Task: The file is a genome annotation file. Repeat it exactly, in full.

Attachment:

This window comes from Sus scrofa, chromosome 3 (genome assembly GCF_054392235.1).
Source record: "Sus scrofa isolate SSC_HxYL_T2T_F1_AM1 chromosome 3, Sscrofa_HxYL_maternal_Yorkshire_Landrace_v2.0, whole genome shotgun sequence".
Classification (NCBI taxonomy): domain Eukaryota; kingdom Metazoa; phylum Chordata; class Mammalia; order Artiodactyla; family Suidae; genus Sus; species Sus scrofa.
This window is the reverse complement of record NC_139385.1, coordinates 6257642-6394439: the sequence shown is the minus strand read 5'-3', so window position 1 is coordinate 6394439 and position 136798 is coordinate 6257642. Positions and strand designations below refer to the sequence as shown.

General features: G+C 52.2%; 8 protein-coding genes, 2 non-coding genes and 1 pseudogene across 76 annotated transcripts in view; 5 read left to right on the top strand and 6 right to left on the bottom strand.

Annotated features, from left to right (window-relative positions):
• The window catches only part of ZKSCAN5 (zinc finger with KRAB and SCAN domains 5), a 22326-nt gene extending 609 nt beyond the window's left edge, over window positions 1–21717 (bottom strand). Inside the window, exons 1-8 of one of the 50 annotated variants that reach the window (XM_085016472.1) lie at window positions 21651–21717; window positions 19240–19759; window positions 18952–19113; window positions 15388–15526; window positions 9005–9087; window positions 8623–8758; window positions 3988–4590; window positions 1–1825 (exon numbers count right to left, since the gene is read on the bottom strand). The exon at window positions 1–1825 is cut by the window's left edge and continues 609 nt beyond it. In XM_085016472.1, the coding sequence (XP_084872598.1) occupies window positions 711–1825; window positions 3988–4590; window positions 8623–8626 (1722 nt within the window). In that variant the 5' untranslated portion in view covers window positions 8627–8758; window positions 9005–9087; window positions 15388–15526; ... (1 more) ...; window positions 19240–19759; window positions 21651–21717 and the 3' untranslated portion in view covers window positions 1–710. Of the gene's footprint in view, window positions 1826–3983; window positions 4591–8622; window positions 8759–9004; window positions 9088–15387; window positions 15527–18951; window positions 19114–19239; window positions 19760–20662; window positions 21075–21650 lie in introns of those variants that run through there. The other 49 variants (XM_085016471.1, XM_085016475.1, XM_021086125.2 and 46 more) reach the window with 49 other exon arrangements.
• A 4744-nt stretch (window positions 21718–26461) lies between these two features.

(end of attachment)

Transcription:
This window comes from Sus scrofa, chromosome 3 (genome assembly GCF_054392235.1).
Source record: "Sus scrofa isolate SSC_HxYL_T2T_F1_AM1 chromosome 3, Sscrofa_HxYL_maternal_Yorkshire_Landrace_v2.0, whole genome shotgun sequence".
Classification (NCBI taxonomy): domain Eukaryota; kingdom Metazoa; phylum Chordata; class Mammalia; order Artiodactyla; family Suidae; genus Sus; species Sus scrofa.
This window is the reverse complement of record NC_139385.1, coordinates 6257642-6394439: the sequence shown is the minus strand read 5'-3', so window position 1 is coordinate 6394439 and position 136798 is coordinate 6257642. Positions and strand designations below refer to the sequence as shown.

General features: G+C 52.2%; 8 protein-coding genes, 2 non-coding genes and 1 pseudogene across 76 annotated transcripts in view; 5 read left to right on the top strand and 6 right to left on the bottom strand.

Annotated features, from left to right (window-relative positions):
• The window catches only part of ZKSCAN5 (zinc finger with KRAB and SCAN domains 5), a 22326-nt gene extending 609 nt beyond the window's left edge, over window positions 1–21717 (bottom strand). Inside the window, exons 1-8 of one of the 50 annotated variants that reach the window (XM_085016472.1) lie at window positions 21651–21717; window positions 19240–19759; window positions 18952–19113; window positions 15388–15526; window positions 9005–9087; window positions 8623–8758; window positions 3988–4590; window positions 1–1825 (exon numbers count right to left, since the gene is read on the bottom strand). The exon at window positions 1–1825 is cut by the window's left edge and continues 609 nt beyond it. In XM_085016472.1, the coding sequence (XP_084872598.1) occupies window positions 711–1825; window positions 3988–4590; window positions 8623–8626 (1722 nt within the window). In that variant the 5' untranslated portion in view covers window positions 8627–8758; window positions 9005–9087; window positions 15388–15526; ... (1 more) ...; window positions 19240–19759; window positions 21651–21717 and the 3' untranslated portion in view covers window positions 1–710. Of the gene's footprint in view, window positions 1826–3983; window positions 4591–8622; window positions 8759–9004; window positions 9088–15387; window positions 15527–18951; window positions 19114–19239; window positions 19760–20662; window positions 21075–21650 lie in introns of those variants that run through there. The other 49 variants (XM_085016471.1, XM_085016475.1, XM_021086125.2 and 46 more) reach the window with 49 other exon arrangements.
• A 4744-nt stretch (window positions 21718–26461) lies between these two features.